End of Week Circulars for September 10, 2016

Trump

As I predicted on Lion’s site in mid-August when I heard the Trump campaign was about to begin its ad war offensive, Trump is now statistically tied in five swing states:  Ohio, Virginia, Florida, Pennsylvania, and North Carolina.

The ads of the Trump campaign combined with sharper messaging have turned the race into a jump ball.  The work of Kellyanne Conway to change his image into that of a more conventional, non-threatening, Republican candidate, but without diluting his nationalist policies, has worked beautifully.  If Trump wins, she, in our enlightened, Hamiltonian opinion, deserves the Congressional Medal of Honor.

To sustain their current momentum, the Trump campaign needs to continue going on the attack against the many flaws of Clinton.  The tone of the attack ads should all be negative, and remind voters of every scandal the media either does not report on or tries to sweep under the rug.  This will keep distractions and side issues, such as the Khan uproar, from taking the message off of Hillary.

A theme I recommend they deploy against her is that she gets away with law breaking because she is a privileged elite.  This theme will echo in the minds of voters by linking together her elitism, which keeps her separate from the ordinary people, with her criminality which is of such a degree that it would earn any other non-elite multiple life sentences in federal prison.

I see two potential problems lurking for the campaign:

Lack of Debate Preparation

Supposedly Trump is refusing to practice for the debates despite the recommendations of staff to do otherwise.  This is a recipe for an unneeded failure.

To coax him into preparing somewhat for the debates, I recommend the staff offer him “zinger” lines to use against her.

His instincts are to go on offense, and if he has some rehearsed lines to go after her with, he might agree to more preparation if he is handed some good shots to get in against her.

It will also help him stay on the attack during the debate.  If he goes on offense and stays focused on her weak points, he should win because her failures are inexcusable.  He can only fail in the debate if he lets her many weaknesses go unchallenged due to incoherence.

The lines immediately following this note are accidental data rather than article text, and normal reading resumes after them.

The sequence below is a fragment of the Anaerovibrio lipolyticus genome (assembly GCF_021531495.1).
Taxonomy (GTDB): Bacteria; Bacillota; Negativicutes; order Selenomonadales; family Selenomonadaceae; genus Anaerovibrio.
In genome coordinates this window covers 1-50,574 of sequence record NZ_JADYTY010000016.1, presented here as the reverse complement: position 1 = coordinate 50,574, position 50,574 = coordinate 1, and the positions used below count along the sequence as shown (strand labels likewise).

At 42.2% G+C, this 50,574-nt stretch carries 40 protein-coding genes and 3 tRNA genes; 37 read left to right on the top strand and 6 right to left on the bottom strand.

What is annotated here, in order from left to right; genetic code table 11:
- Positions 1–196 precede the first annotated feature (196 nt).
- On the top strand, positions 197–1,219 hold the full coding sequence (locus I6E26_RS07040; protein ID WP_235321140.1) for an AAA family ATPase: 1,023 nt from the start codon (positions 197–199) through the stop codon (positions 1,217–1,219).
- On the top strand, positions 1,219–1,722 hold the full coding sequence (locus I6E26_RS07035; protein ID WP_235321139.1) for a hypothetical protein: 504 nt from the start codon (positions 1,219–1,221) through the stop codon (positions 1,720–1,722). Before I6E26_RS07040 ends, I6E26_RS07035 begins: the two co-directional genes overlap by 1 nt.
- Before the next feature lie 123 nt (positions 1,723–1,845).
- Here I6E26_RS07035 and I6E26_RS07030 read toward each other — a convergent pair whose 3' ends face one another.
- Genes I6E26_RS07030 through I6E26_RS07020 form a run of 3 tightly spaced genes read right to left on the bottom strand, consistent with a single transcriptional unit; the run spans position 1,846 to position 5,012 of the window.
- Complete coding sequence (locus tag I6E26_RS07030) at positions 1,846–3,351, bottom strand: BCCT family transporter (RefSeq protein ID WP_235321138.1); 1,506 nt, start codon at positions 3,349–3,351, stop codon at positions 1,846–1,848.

Something along the lines of “it’s too bad our Benghazi personnel didn’t have Swiss francs for you to airlift to Iran” should peak his interest in practicing.  It will also go over brilliantly on live television because there is no defense she can make to salvage the role she had in the attack on the embassy.

Richard Spencer’s Altright Speech and Stephen Bannon

Spencer continues to be stupid.  This week he held a conference making antisemitic statements.

This would not be a problem for the Trump campaign, except for the fact Bannon went on record a few months ago stating he made Breitbart.com open to altrighters.

Although Bannon is probably not antisemitic and at the time the altright was not uniformly antisemitic, the labeling of Spencer is making any associations with the altright increasingly toxic for Trump.

Bannon will probably have to be let go by the Trump campaign so that Conway’s softening of Trump’s image continues without any racism scandals knocking their message off course.

The problem is how to let Bannon go while keeping the media reaction to a minimum.

I recommend they push him aside over the weekend when a football game is on, or some other distraction grabs the attention of the media momentarily.  When the media eventually asks where he went, the campaign should make up some frivolous excuse about how he “wanted to enhance coming initiatives with Breitbart”.  Or some such nonsense.  And the next day introduce a new distraction to take their eyes off of Bannon’s exit.

If they ask anything more about the altright, say there is no association between them and the campaign, and that Hillary is just raising a small distraction to keep voters from noticing her terrible record.  The should also put her on the defense by repeating their theme today that Hillary is calling millions of ordinary Americans harmed by the policies she supports racists.  Then pivot back to another issue.

However this is handled, Bannon will likely have to go due to Spencer’s egomania.

State of the Race

I see the following swing states as lean Trump, tied, or lean Clinton:

Lean Trump

Missouri

North Carolina

Ohio

Arizona

Iowa

Tied

Florida

Virginia

Lean Clinton

Pennsylvania

New Hampshire

Wisconsin

Michigan

Colorado

Despite the growth of Northern Virginia as government workers continue to live large off of the loot they’ve stolen from the American taxpayer, the state of Virginia is winnable if black turnout is lower compared to their 2008 and 2012 turnout.